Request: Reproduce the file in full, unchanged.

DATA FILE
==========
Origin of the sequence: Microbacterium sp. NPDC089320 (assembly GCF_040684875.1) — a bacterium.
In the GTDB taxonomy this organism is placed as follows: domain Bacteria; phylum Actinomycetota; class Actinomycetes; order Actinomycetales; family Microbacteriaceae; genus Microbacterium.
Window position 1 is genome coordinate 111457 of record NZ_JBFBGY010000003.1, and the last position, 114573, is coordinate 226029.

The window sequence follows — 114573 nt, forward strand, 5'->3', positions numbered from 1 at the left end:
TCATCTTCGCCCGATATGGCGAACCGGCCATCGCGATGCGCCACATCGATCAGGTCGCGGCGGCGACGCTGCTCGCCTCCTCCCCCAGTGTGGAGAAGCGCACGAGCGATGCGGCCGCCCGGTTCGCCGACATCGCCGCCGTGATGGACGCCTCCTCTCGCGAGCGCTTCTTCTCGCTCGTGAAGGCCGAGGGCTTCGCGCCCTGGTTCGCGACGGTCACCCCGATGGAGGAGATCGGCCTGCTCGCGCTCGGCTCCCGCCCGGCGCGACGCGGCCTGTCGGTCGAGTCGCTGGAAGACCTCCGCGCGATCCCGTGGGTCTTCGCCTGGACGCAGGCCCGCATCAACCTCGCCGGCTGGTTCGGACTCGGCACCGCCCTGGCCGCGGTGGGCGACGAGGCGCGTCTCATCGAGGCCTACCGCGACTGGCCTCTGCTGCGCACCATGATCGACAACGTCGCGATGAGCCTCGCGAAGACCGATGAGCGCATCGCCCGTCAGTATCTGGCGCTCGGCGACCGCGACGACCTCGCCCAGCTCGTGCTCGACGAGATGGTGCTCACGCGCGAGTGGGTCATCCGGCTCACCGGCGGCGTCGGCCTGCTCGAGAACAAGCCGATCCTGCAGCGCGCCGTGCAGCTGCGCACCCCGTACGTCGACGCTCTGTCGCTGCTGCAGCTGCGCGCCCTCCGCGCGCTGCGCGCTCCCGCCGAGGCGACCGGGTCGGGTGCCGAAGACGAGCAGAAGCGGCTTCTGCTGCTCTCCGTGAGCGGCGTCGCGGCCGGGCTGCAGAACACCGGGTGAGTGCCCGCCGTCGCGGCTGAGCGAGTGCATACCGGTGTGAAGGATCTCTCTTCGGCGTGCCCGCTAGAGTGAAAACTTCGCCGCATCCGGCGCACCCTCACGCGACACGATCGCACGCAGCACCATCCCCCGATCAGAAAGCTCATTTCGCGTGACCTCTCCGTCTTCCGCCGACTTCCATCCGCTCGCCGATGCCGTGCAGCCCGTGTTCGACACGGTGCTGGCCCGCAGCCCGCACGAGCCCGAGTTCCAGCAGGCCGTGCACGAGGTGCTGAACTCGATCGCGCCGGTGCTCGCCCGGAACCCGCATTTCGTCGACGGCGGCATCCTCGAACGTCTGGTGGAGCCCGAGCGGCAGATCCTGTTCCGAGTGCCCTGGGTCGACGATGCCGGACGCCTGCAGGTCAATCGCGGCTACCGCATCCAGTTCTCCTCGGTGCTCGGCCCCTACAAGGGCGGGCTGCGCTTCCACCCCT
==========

Origin of the sequence: Microbacterium sp. NPDC089320 (assembly GCF_040684875.1) — a bacterium.
In the GTDB taxonomy this organism is placed as follows: domain Bacteria; phylum Actinomycetota; class Actinomycetes; order Actinomycetales; family Microbacteriaceae; genus Microbacterium.
Window position 1 is genome coordinate 111457 of record NZ_JBFBGY010000003.1, and the last position, 114573, is coordinate 226029.

The window sequence follows — 114573 nt, forward strand, 5'->3', positions numbered from 1 at the left end:
TCATCTTCGCCCGATATGGCGAACCGGCCATCGCGATGCGCCACATCGATCAGGTCGCGGCGGCGACGCTGCTCGCCTCCTCCCCCAGTGTGGAGAAGCGCACGAGCGATGCGGCCGCCCGGTTCGCCGACATCGCCGCCGTGATGGACGCCTCCTCTCGCGAGCGCTTCTTCTCGCTCGTGAAGGCCGAGGGCTTCGCGCCCTGGTTCGCGACGGTCACCCCGATGGAGGAGATCGGCCTGCTCGCGCTCGGCTCCCGCCCGGCGCGACGCGGCCTGTCGGTCGAGTCGCTGGAAGACCTCCGCGCGATCCCGTGGGTCTTCGCCTGGACGCAGGCCCGCATCAACCTCGCCGGCTGGTTCGGACTCGGCACCGCCCTGGCCGCGGTGGGCGACGAGGCGCGTCTCATCGAGGCCTACCGCGACTGGCCTCTGCTGCGCACCATGATCGACAACGTCGCGATGAGCCTCGCGAAGACCGATGAGCGCATCGCCCGTCAGTATCTGGCGCTCGGCGACCGCGACGACCTCGCCCAGCTCGTGCTCGACGAGATGGTGCTCACGCGCGAGTGGGTCATCCGGCTCACCGGCGGCGTCGGCCTGCTCGAGAACAAGCCGATCCTGCAGCGCGCCGTGCAGCTGCGCACCCCGTACGTCGACGCTCTGTCGCTGCTGCAGCTGCGCGCCCTCCGCGCGCTGCGCGCTCCCGCCGAGGCGACCGGGTCGGGTGCCGAAGACGAGCAGAAGCGGCTTCTGCTGCTCTCCGTGAGCGGCGTCGCGGCCGGGCTGCAGAACACCGGGTGAGTGCCCGCCGTCGCGGCTGAGCGAGTGCATACCGGTGTGAAGGATCTCTCTTCGGCGTGCCCGCTAGAGTGAAAACTTCGCCGCATCCGGCGCACCCTCACGCGACACGATCGCACGCAGCACCATCCCCCGATCAGAAAGCTCATTTCGCGTGACCTCTCCGTCTTCCGCCGACTTCCATCCGCTCGCCGATGCCGTGCAGCCCGTGTTCGACACGGTGCTGGCCCGCAGCCCGCACGAGCCCGAGTTCCAGCAGGCCGTGCACGAGGTGCTGAACTCGATCGCGCCGGTGCTCGCCCGGAACCCGCATTTCGTCGACGGCGGCATCCTCGAACGTCTGGTGGAGCCCGAGCGGCAGATCCTGTTCCGAGTGCCCTGGGTCGACGATGCCGGACGCCTGCAGGTCAATCGCGGCTACCGCATCCAGTTCTCCTCGGTGCTCGGCCCCTACAAGGGCGGGCTGCGCTTCCACCCCT